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Aug 23, 2019

Is Your Pet Overweight?

Posted by Bob under Cat Arthritis, Dog Arthritis, Pet Obesity

In previous blog posts, we discussed risk factors for osteoarthritis and how to reduce or delay the onset of osteoarthritis.  In both of those posts, we mentioned that a pet being overweight may contribute to his/her development of osteoarthritis. 

Unfortunately, it is estimated that approximately 56% of dogs and 60% of cats in the United States are overweight or obese.  But how can you tell if your pet is overweight?  Below are some tools to help you determine if your pet is overweight.

One way to tell if your pet is overweight is to determine your pet’s body condition score.  You can look this up online and find pictures of what your pet’s ideal body should look like.  Below is an example of a body score chart for dogs and cats.  What score does your pet receive?  If you’re not sure, your veterinarian can help to determine your pet’s body condition score.

Notice in the chart above, the pictures show the view of dogs and cats from the top.  Looking at your pet from above can be a helpful way to determine if your pet is overweight.  Like the chart above says, you should be able to feel your pet’s ribs but not see them.  There should be a slight layer of fat over your pet’s ribs.  Your pet should also taper at their waist- a bit like an hourglass shape.

Another sign that your pet is overweight is reduced stamina or increased lethargy.  Is your dog panting more or not able to walk as far?  Is your cat unable to jump up on furniture?  Note that these signs can also indicate other, more serious conditions so if you’re concerned about your pet’s behavior, take him/her to the vet.

Nobody wants to be told that their pet is overweight.  But it puts your pet at risk of many diseases so it should not be ignored.  In addition to osteoarthritis, obesity can lead to serious health conditions such as diabetes and cardiovascular disease.  Alternatively, your pet may be obese as a result of a health problem such as hypothyroidism or Cushing’s disease.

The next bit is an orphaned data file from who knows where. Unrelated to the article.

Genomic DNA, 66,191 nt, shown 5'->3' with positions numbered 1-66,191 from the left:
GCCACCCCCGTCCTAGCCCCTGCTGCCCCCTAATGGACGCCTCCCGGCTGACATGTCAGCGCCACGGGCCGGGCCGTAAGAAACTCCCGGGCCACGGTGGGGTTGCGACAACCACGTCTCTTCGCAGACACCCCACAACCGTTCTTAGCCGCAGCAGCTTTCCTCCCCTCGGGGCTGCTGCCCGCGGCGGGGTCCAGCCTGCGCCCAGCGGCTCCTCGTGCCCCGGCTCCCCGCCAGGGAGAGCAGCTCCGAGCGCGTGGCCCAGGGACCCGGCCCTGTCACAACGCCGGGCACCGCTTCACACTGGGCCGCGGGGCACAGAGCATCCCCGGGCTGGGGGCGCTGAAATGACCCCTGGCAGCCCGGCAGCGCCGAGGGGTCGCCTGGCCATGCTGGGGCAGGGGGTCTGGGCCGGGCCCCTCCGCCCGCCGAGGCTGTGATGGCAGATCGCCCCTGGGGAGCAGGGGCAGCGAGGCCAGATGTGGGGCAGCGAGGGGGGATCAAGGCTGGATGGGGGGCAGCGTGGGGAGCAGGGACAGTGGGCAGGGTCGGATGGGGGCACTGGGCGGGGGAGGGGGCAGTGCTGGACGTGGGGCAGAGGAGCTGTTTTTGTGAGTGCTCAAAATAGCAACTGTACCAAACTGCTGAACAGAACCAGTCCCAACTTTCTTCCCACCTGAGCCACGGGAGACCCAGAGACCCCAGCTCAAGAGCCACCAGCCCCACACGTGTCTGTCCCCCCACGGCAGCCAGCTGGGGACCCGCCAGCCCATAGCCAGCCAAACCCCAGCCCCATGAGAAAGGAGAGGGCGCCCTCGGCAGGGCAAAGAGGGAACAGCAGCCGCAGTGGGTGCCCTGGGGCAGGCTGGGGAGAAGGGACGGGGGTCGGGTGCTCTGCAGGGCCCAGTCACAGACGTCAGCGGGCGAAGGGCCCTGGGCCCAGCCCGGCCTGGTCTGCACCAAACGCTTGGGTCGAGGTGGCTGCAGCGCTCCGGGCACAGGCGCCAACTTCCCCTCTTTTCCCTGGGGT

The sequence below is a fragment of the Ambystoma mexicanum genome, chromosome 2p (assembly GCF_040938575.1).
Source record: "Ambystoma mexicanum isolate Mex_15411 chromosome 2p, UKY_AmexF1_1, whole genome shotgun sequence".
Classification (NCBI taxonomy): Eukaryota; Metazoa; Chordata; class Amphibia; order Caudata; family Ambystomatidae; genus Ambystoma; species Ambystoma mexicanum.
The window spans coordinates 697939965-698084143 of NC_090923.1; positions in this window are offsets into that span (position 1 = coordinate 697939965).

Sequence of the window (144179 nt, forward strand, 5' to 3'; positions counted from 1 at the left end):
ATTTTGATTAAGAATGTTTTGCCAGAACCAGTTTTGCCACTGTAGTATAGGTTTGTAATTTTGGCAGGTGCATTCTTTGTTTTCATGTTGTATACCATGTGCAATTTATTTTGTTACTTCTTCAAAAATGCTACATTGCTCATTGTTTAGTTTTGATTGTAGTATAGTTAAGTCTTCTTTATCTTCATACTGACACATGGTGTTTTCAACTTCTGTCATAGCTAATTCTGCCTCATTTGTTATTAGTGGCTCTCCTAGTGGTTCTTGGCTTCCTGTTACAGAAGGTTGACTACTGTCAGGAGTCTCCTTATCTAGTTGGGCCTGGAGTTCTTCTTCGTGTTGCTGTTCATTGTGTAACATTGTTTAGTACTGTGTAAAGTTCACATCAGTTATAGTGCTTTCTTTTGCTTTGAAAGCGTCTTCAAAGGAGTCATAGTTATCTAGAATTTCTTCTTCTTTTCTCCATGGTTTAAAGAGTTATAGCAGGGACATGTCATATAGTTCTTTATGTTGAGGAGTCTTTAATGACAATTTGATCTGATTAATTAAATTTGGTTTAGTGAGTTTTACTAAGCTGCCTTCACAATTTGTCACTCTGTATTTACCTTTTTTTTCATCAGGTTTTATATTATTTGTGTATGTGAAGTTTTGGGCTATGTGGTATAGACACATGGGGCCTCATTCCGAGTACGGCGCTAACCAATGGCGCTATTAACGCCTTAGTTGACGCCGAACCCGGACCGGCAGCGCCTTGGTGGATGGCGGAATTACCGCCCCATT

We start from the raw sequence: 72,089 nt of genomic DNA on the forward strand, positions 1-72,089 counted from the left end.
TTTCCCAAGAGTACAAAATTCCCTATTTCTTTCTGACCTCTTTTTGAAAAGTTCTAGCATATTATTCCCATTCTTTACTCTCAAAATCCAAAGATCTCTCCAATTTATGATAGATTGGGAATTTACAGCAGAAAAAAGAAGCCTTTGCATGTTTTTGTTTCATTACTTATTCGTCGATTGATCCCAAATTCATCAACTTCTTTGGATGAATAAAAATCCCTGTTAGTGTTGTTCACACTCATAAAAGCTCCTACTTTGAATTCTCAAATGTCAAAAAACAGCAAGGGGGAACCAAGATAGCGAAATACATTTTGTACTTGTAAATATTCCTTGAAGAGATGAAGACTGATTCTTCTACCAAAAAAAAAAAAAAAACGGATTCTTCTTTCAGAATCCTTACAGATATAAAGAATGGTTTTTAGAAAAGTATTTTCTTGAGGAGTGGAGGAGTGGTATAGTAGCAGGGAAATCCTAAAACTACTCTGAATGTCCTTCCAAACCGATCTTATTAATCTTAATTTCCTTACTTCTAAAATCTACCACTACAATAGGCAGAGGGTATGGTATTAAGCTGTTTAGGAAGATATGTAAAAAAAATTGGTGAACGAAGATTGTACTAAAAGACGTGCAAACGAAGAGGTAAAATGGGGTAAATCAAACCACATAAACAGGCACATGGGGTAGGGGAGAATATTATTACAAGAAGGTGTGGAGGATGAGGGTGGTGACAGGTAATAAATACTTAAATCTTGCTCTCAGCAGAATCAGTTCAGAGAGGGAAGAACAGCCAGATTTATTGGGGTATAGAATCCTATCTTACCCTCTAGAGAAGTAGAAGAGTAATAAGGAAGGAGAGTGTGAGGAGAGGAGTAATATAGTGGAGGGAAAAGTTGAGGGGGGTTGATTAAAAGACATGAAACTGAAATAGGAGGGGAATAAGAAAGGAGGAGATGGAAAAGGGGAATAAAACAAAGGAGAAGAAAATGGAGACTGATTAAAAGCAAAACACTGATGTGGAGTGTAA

If you believe your pet may be overweight, a visit to the veterinarian is probably in order.  Luckily, there are steps you can take to ensure your pet maintains an ideal weight or to help your pet lose weight.  Your vet can rule out underlying diseases and also help you establish a nutritionally sound diet as well as an exercise routine that is appropriate for your buddy.

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Feb 22, 2010

Misleading Labels Can Lead to Overweight Dogs & Arthritis

 

We care so much about the health of our dogs, especially when it comes to weight and sometimes the parallels between human health and dog health are surprising.  Just as people search for low calorie food and often find the labels to be confusing, low calorie dog food labels can be misleading as well.  There is a link between being overweight and arthritis in people AND in our pet buddies!   Read the rest of this entry »

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Jan 15, 2021

Talk a Walk this January for Walk Your Pet Month!

Posted by Bob under Cat Arthritis, Dog Arthritis

January is Walk Your Pet Month! This month-long celebration serves to remind pet owners of the benefits of regular exercise. Walking your dog (or your cat!) can be an easy way to provide your pet with consistent, low-impact exercise, which can lead to improvements in joint health.

Benefits of Regular Exercise

Like people, pets may benefit from regular exercise. Walking is a low-impact exercise that may contribute to weight loss and may delay the onset and/or severity of osteoarthritis. According to the Arthritis Foundation, walking comes with several benefits which may lead to healthier joints including muscle strengthening, joint fluid circulation, and weight loss. Weight loss is an important factor when it comes to managing pain and lameness associated with osteoarthritis. One study found that weight loss significantly decreased lameness in obese dogs with OA.